Venezuela's Case of Dutch Disease: Cursed by Oil

June 15, 2016

Global oil prices are plummeting and they are falling fast. As a result, Venezuela, which has the world’s largest known crude oil supplies, is left with an economy that is barrelling out of control. On January 22, Venezuela's oil price fell to $21.50 a barrel, compared to over $100 a barrel in 2014 (Yahoo News, 2015). As prices continue to fall, Venezuela’s surplus of oil stocks grow. Rising oil surplus, however, does not translate into food, medical supplies, and political and domestic stability in Venezuela, as President Maduro is quickly finding out. A country rich in one of the world’s most demanded natural resources, Venezuela is riddled with poverty and instability, having been cursed by the resource upon which it depends so deeply.

The phenomenon of the “resource curse,” or Dutch Disease, is not a new one. The term Dutch Disease was coined in 1977 to explain a sharp decline in the Dutch economy following their discovery of natural gas reserves in 1959. Due to a new overreliance on a natural gas resource, the Netherlands underwent devastating economic trends that included ignoring domestic industries and markets in favor of the export of natural gas, as well as an overvaluation of the Dutch currency. This new reliance on a natural resource caused inflation to rise, investment fell and poured out of the country, and domestic industries lost their competitiveness in the global market (The Economist, 2014). Dutch Disease taught economists that a large commodity boom from a natural resource can cause extreme economic distress, cursing the economy for years to come.  

It is a not a new phenomenon, and yet, in 2013, of Venezuela’s $143 billion in exports, $139 billion were comprised of crude and refined petroleum (Observatory of Economic Complexity, 2013). Petroleum in Venezuela accounts for 96 percent of export earnings, about 40 percent of government revenues, and 11 percent of GDP (CIA World Factbook, 2015). Such a heavy dependence on one natural resource means that when world oil prices plummet, Venezuela’s economy crashes.  Economists know that commodity prices continuously fluctuate, and as such, economies need backup industries that can sustain the economy when natural resource prices fall. More often than not, a country high in exports of natural commodities is found to be low in economic growth rates. Venezuela is no exception to this paradigm.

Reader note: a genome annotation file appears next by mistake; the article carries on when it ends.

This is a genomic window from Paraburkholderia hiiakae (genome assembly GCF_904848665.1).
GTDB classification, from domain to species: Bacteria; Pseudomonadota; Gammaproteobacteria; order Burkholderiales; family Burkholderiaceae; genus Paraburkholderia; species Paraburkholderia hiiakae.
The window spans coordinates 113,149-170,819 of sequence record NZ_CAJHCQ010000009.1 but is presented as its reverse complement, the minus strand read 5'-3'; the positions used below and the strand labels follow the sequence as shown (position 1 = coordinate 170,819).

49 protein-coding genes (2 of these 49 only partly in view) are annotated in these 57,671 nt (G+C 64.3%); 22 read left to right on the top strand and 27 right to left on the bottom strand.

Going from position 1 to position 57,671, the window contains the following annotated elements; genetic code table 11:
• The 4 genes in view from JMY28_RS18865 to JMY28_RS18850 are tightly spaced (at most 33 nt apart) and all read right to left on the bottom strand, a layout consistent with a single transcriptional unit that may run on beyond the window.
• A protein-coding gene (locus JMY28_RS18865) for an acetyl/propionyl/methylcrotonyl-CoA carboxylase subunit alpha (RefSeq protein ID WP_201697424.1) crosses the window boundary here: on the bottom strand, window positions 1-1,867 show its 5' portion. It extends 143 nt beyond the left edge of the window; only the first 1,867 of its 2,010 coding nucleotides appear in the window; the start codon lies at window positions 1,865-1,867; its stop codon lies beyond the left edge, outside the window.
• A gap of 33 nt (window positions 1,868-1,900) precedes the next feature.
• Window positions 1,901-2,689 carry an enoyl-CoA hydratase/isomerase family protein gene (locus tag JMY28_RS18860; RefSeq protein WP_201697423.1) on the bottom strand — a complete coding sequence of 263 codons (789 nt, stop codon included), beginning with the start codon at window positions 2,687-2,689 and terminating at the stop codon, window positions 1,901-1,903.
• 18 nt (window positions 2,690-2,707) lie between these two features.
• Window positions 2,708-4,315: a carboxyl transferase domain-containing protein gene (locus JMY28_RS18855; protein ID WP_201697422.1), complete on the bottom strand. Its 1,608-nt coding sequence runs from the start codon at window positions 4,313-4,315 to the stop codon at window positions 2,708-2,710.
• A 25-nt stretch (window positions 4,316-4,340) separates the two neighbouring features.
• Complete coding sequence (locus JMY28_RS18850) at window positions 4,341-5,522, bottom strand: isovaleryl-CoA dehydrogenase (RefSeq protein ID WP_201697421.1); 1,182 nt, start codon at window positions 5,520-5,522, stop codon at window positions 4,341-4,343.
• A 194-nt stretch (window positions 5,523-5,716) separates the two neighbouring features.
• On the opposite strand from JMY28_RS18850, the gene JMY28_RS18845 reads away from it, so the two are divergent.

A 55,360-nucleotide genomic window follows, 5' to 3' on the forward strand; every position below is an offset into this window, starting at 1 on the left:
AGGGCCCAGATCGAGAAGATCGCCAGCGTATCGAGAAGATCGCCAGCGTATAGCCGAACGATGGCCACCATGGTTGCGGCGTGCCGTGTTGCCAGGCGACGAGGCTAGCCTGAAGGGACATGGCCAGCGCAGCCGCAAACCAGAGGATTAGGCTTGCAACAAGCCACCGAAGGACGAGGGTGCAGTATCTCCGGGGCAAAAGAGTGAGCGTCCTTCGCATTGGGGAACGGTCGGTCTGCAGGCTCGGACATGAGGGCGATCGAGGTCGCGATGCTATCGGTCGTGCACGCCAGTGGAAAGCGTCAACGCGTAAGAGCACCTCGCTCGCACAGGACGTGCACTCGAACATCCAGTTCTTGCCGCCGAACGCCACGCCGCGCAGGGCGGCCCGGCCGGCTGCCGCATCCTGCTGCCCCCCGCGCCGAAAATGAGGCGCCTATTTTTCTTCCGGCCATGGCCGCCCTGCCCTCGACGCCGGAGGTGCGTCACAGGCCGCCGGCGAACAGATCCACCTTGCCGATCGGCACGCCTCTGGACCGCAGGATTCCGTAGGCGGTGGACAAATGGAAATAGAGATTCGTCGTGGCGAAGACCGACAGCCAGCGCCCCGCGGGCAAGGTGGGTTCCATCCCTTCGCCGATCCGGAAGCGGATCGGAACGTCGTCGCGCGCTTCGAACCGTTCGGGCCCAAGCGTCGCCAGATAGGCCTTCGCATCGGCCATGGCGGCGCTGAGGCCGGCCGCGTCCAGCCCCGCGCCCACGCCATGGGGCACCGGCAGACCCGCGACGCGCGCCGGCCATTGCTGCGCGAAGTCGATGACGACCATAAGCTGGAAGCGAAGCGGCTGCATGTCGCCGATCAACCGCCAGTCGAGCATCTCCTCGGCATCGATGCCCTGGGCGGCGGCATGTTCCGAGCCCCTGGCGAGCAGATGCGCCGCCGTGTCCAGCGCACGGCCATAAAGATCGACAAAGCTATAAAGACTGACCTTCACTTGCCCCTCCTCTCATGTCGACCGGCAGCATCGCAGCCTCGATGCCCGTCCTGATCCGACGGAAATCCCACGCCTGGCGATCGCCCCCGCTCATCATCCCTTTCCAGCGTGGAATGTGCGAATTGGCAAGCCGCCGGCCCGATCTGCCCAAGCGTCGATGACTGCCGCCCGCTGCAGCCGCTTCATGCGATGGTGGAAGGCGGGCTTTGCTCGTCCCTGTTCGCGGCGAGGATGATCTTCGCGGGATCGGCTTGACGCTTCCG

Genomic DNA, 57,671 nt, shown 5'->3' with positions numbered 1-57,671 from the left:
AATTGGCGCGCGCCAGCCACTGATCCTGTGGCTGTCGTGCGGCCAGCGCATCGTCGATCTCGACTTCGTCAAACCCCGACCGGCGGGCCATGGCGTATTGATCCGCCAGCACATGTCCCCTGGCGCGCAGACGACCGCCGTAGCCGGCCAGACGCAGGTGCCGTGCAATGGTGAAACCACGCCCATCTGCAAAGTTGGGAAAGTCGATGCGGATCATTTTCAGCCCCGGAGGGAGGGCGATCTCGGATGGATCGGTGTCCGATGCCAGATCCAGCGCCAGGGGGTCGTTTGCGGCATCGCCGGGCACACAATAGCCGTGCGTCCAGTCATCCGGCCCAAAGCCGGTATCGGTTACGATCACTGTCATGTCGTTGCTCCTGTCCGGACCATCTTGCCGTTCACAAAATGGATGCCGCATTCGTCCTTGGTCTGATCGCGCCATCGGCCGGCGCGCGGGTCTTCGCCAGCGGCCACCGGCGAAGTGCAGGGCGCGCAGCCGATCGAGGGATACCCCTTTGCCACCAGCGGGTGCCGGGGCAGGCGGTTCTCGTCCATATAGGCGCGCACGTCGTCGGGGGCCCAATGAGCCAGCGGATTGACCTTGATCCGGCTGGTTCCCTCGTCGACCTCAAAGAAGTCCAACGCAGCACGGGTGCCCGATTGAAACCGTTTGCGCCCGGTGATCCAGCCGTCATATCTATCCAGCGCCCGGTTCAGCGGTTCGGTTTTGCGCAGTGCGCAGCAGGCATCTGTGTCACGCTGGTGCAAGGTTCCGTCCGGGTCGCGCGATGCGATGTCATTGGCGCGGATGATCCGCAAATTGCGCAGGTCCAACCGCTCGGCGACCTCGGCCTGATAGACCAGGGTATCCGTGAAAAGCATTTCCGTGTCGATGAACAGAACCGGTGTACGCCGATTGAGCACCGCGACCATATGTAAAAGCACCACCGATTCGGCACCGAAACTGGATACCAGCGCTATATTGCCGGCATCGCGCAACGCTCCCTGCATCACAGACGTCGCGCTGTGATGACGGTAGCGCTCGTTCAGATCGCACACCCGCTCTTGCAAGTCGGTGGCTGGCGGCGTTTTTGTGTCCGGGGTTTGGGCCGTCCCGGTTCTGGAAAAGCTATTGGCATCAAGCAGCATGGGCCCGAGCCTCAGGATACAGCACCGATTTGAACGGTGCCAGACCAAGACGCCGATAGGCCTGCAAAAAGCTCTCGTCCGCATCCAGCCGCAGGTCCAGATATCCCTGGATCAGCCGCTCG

As of 2013, Venezuela’s export economy was 34th in the world economy, a fact that is telling when signifying its importance to global oil markets (Observatory of Economic Complexity, 2013). Despite its strength in global exports, in GDP real growth rates, Venezuela ranks extremely low when compared to the rest of the world, falling in 219th place in 2014. Inflation rankings for 2014 were even worse, with Venezuela maintaining a 62.2 percent inflation rate, 225th place in comparison to the rest of the world (CIA World Factbook, 2015). More distressing for economic trends in the country, the end of 2015 saw inflation rates at 141 percent in Venezuela, and the International Monetary Fund predicts inflation to continue to rise, reaching 204 percent in 2016.

As a result of all of these economic concerns, Venezuelan president, Nicolás Maduro, placed Venezuela under a temporary, 60-day state of economic emergency in early 2016. President Maduro may be too optimistic in his use of the term “temporary,” as the economic crisis in Venezuela shows no signs of abating. In fact, the opposite would seem to be true. Inflation is rising. The currency is devaluing, with one bolivar now worth $0.0011 US dollars (Gillespie, 2016). The country is predicted to default on their debt this year. Perhaps most concerning for the average Venezuelan citizen, the government does not have enough money to import basic food and healthcare items, as store lines get longer, and supplies become shorter. Venezuela’s economic overreliance on crude oil is not sustainable. In part due to these chronic basic food shortages, voters in Venezuela ushered in political change at the end of last year, with the opposition winning significant electoral gains, running campaigns on anti-Maduro and anti-Chavismo messages. Maduro blames the opposition for the chronic shortages, while the opposition continues to find fault with Maduro’s handling of the economy. Thus, oil has not only cursed Venezuela’s economy, but also its political climate. Ultimately, it is just a matter of time before the economy, government, or both, fatally crashes.   


Gillespie, Patrick. “5 Reasons why Venezuela’s Economy is in a Meltdown.” CNN Money. 20 Jan 2016.

“Venezuela.” CIA World Factbook. 2015.

“Venezuela.” Observatory of Economic Complexity. 2013.

“What Dutch Disease is, and Why it's Bad.” The Economist. 5 Nov. 2014.

About Author(s)

Hilary Heath's picture
Hilary Heath
Hilary Heath is a second year candidate for a Master of International Development at the Graduate School of Public and International Affairs at Pitt where she is studying Human Security. She currently works as a graduate student intern for Panoramas and is obtaining a certificate at the Center for Latin American Studies.